How to take care of Shamisen question. (Destring the shamisen after every session?)

So I just got my strings a while ago for my shamisen and a complete beginner. I was wondering about how to take care of the strings?

The strings need to still stretch and I followed the bachido video, with how they use your fingers to stretch in manually. I still have problems with the strings changing tone, but I know that’s because they are still new. After finishing pracricing my measures I destring my shamisen all the time because I don’t want to damage the string is my thought.

My question is,
So its been maybe 4 days, I decided to not to destring my shamisen and just keep the strings one, but of course, I took the Koma off when I am done practicing. Is this fine to keep the strings on all the time, or is this bad?

1 Like

I find the material changes how stable the pitch is. Nylon strings are very elastic, it takes some time for the pitch to settle, even with broken-in strings. In my experience, this is marginal with silk strings after they are broken-in.

I keep my strings on (all silk), but very loose. I have found no issue with this. As for the koma, it is held under the strings while resting on the top rim of the dou (where the wood supports it). The pressure from the loose strings is enough to hold it, but the strings are considerably slack. I have had no issues with this either.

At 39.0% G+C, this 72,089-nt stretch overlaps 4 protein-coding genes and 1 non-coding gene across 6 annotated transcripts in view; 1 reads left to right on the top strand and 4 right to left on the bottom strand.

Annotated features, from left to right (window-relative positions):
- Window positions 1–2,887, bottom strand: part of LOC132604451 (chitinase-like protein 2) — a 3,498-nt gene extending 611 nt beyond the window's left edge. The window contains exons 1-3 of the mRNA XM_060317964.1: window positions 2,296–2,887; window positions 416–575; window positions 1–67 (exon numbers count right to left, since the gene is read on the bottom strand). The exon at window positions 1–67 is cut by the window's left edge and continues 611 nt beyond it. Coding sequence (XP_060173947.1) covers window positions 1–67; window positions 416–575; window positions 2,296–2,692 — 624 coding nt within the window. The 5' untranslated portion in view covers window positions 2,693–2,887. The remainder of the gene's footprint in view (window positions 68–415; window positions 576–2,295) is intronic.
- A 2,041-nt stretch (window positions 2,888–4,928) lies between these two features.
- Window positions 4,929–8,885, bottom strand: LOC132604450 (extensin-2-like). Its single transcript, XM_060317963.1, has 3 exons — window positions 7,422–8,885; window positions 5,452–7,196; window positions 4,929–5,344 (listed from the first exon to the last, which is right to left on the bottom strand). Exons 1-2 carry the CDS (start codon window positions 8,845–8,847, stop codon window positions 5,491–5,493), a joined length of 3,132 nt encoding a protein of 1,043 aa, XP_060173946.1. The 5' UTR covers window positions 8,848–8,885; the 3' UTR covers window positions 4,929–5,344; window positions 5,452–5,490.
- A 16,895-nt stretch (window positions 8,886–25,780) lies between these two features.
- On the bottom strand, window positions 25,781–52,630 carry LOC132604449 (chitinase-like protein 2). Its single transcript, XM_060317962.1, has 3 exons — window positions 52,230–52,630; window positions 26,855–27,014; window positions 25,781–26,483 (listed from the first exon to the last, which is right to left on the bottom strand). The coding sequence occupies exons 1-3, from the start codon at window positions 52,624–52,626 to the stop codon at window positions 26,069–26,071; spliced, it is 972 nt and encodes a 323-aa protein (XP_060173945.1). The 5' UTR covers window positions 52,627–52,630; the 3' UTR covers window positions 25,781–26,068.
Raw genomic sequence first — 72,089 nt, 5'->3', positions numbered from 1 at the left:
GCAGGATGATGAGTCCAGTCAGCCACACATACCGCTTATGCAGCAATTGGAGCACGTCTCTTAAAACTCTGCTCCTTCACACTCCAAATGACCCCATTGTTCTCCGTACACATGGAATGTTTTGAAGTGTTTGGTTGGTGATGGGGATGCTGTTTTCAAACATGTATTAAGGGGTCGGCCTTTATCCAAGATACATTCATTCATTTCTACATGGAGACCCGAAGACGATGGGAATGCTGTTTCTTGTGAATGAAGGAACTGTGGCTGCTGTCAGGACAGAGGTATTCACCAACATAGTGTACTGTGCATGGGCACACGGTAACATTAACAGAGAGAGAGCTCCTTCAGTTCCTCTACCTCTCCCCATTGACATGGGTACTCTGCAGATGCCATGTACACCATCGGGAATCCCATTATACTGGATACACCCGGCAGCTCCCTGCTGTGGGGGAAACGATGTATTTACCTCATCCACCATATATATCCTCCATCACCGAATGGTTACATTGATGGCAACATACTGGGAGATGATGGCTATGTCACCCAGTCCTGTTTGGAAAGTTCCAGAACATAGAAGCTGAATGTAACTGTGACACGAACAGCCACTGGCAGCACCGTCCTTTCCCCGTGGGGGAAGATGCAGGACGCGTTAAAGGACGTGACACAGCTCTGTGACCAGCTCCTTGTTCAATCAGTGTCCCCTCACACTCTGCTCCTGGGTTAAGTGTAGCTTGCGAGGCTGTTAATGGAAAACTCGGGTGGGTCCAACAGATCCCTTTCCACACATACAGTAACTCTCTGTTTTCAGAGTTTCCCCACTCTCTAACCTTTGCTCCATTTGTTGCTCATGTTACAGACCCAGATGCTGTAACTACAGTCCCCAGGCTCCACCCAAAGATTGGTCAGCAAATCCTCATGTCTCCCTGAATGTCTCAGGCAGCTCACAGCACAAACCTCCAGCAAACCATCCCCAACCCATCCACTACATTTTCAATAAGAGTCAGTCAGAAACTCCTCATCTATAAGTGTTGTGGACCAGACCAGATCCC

I would think you are fine keeping the strings on.

I have only broken strings when tightening to play at higher pitches. Lower pitches mean strings last longer, and I personally like the sound of looser and lower pitch strings.

1 Like

Hi there.

Generally, for long term storage you want to minimize climate changes (hot/cold, humidity) to better maintain the integrity of the skin and its adhesive. A dehumidifying pack, protective bag, or case is nice to use for this.

While I wouldn’t store my shamisen with the koma in place, I don’t think I would destring it. At most, I might reduce the tension if I was practicing in a particularly high key.

It’s also a good idea to wipe the neck down with a saofuki or similar cloth to help manage oils and keep things looking nice.

If you wanted to be extremely careful, you might consider flipping the strings’ orientation from time to time (changing where the bachi hits) in order to really push their lifespan. My tsugaru teacher does this.

2 Likes

Wow thx, I released the strings a little, but also you said to keep in a case? Right now I just have my shamisen sitting upright. I have a washi bag covering the DOU. I have a case but it’s a case where you have to deconstruct the shamisen to put it. Do you think this is fine?

1 Like

Ah, well… that would certainly make me nervous, but as long as you were mindful of its surroundings it’s likely okay. Personally, I’d be worried of it falling over - but I know for a fact that many shops will store their instruments as you currently are (albeit in a stand or otherwise secured).

2 Likes